As the tourists head to the airport,a chastened Brazil is left to pick up the pieces. Freelance writer Django Merope Synge reports from Rio.
Aaaand that’s a wrap. World Cup 2014 Brazil is done. This Cup that has thrilled like no other in recent memory, that broke almost every record there is. The champions are Germany, winning 1-0 over Argentina at the Maracana in Rio de Janeiro early this morning (AEST).
It’d be easy to say the Germans were always going to come away with it. That their professionalism would win out over South American passion. But that’s not at all how the final played out. In the end it was closely fought, tight and tactical — and it was only a solitary flash of late creative brilliance from Germany substitute Mario Gotze deep into extra time that decided it.
Today is the culmination of 31 days, 175 hours of football, US$15 billion of Brazilian taxpayer cash, US$2 billion of FIFA funny money and god knows how many hours of annual leave for fans. FIFA and the Brazilian Organizing Committee are heaving twin sighs of relief — despite expectations, everyone had a good time, no major protests spoiled the party, only a few people died …
But for Brazilians, this was the month from hell. Their overhyped team only really fired in one game, against Colombia. Forget the last two games (losing 7-1 against Germany and 3-0 against the Netherlands).
Adding insult to injury, right after being publicly humiliated, Brazilians had to turn around and get behind Germany. The Brazil-Argentina rivalry is very bitter, so kissing the hand that punched them out of the Cup was less painful than Argentina winning it on their soil. Oh, the wicked creativity of fate.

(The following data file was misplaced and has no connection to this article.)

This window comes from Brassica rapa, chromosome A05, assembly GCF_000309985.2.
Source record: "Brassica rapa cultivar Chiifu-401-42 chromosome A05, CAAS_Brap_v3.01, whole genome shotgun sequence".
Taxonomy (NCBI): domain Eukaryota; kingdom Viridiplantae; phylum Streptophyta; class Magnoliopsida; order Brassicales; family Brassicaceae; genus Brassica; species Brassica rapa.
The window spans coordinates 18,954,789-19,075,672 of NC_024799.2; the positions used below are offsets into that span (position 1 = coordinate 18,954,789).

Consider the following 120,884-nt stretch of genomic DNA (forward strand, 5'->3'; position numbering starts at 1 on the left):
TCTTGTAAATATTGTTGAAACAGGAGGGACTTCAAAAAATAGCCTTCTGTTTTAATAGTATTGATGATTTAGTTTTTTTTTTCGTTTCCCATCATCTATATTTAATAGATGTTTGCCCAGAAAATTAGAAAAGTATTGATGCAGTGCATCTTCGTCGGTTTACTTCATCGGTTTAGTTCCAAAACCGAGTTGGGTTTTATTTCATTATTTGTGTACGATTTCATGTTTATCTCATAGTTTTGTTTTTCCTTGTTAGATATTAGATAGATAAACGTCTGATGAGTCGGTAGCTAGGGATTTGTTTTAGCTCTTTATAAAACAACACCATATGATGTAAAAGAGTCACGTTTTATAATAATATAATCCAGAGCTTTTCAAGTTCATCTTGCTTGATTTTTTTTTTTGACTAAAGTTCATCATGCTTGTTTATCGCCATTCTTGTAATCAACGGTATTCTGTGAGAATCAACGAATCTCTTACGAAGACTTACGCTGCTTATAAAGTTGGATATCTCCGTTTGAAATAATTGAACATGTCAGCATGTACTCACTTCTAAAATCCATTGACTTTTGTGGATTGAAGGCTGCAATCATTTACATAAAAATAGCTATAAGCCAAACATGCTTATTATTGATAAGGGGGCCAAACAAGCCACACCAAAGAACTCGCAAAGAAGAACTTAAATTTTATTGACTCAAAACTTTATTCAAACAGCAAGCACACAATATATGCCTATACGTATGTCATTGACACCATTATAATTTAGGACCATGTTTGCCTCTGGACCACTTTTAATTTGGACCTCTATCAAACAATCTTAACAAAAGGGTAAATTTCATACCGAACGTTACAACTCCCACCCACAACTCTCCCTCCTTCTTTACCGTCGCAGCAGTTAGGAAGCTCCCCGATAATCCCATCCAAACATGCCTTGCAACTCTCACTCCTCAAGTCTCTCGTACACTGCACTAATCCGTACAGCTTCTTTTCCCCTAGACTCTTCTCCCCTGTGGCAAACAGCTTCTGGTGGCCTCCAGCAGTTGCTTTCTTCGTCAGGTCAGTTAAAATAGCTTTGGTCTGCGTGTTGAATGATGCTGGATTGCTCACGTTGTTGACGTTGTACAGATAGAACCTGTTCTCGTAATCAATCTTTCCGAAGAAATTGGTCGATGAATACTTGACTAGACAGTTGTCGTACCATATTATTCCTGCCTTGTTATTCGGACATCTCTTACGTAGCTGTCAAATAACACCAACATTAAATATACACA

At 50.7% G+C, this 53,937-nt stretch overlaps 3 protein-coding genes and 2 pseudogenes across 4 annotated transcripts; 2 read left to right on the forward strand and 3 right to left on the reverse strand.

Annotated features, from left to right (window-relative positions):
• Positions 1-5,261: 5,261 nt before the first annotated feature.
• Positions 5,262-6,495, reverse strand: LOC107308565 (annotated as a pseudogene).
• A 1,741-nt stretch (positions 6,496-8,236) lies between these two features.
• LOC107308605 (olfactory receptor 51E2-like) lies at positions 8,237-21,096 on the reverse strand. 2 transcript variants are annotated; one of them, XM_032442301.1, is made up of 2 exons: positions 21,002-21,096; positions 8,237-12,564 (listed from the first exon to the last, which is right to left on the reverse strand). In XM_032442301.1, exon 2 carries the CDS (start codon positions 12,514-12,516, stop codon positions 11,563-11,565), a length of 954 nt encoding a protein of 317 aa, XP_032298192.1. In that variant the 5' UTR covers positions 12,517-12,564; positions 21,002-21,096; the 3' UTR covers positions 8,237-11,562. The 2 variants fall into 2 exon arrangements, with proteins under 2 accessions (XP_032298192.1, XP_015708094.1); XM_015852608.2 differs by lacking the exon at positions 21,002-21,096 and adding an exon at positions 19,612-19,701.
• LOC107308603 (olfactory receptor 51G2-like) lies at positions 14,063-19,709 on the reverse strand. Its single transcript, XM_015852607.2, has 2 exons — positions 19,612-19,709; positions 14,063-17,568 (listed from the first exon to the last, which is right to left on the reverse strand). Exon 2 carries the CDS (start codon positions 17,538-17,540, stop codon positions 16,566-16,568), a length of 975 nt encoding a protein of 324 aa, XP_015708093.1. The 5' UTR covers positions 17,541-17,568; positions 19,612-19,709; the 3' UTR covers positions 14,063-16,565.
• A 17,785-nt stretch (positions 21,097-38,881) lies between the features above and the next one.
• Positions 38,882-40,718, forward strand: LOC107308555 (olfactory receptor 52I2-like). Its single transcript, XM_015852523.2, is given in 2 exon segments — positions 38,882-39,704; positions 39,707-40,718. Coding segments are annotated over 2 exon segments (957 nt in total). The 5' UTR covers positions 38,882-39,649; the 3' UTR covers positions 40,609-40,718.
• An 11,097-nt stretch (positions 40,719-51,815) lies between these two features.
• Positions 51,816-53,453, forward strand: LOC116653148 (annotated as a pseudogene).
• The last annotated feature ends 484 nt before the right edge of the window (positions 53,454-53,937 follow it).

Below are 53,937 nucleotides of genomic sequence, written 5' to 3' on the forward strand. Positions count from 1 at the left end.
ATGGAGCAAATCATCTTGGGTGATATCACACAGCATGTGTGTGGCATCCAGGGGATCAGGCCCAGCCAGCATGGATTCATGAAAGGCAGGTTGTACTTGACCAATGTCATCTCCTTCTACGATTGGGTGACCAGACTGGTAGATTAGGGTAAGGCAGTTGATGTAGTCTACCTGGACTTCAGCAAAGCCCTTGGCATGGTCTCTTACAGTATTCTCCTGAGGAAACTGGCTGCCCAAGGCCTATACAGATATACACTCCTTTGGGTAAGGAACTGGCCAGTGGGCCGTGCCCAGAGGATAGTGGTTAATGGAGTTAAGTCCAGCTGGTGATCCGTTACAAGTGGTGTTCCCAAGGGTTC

As for Argentinians, the newspapers say 350,000 of them turned out in Rio to stick it to their rivals. Around 70,000 of them were watching the game on the big screens on the beach at Copacabana. A sea of smug smirks, stoking the famous rivalry with their favourite chant: “Brazil, tell me how it feels to have a new daddy in your house …”
Of course, their smirks are gone today. Just a sad mass of anonymous tear-streaked faces hovering above limp and dirty Messi shirts. It’s the Brazilians watching them that are smirking but they won’t be tomorrow when they’ve come down from their schadenfreude high are hit with hungover reality — everyone else is going home now and they’ve got to foot the bill.
The airport-bound international fans getting out of here will drive past the bridges, highways and train stations all built for this Cup, either half-finished or hastily slapped together in panic at the last minute. Brazil spent three times the money it planned and got half the infrastructure hoped for. Much of it will remain conspicuously half-finished with whatever funding remains pocketed by officials and contractors. Some will be left to rot — Manaus and Cuiaba got world-class stadiums worth upwards of $200 million apiece despite the average domestic game in those cities attracting 5000 fans, tops.
All in all the Brazilian taxpayers have bankrolled what is effectively a $15 billion donation to a few construction firms and their alcohol and hotel sector. If South Africa’s experience is anything to go by, the country will be lucky to recoup 10% of its investment. People will ask a lot of questions about exactly how much money was spent, but no one expects to ever know the truth. Brazil has had its moment in the sun, fiddling like Nero while 20% of its population lives in poverty.
Reams of research shows clearly that FIFA’s snake-charm fakenomics is nothing more than an excuse you can use for throwing away a lot of taxpayer money. But that will never stop nations jostling to be the next in line.
Football fans will be talking about Brazil 2014 for years to come. It was a month-long ecstatic scream of culture. But in the loud silence that follows, as work crews in oil-stained orange jumpsuits dismantle the big screens and cart away the portaloos, the question in Brazil will be “what did we win? And what did we lose?”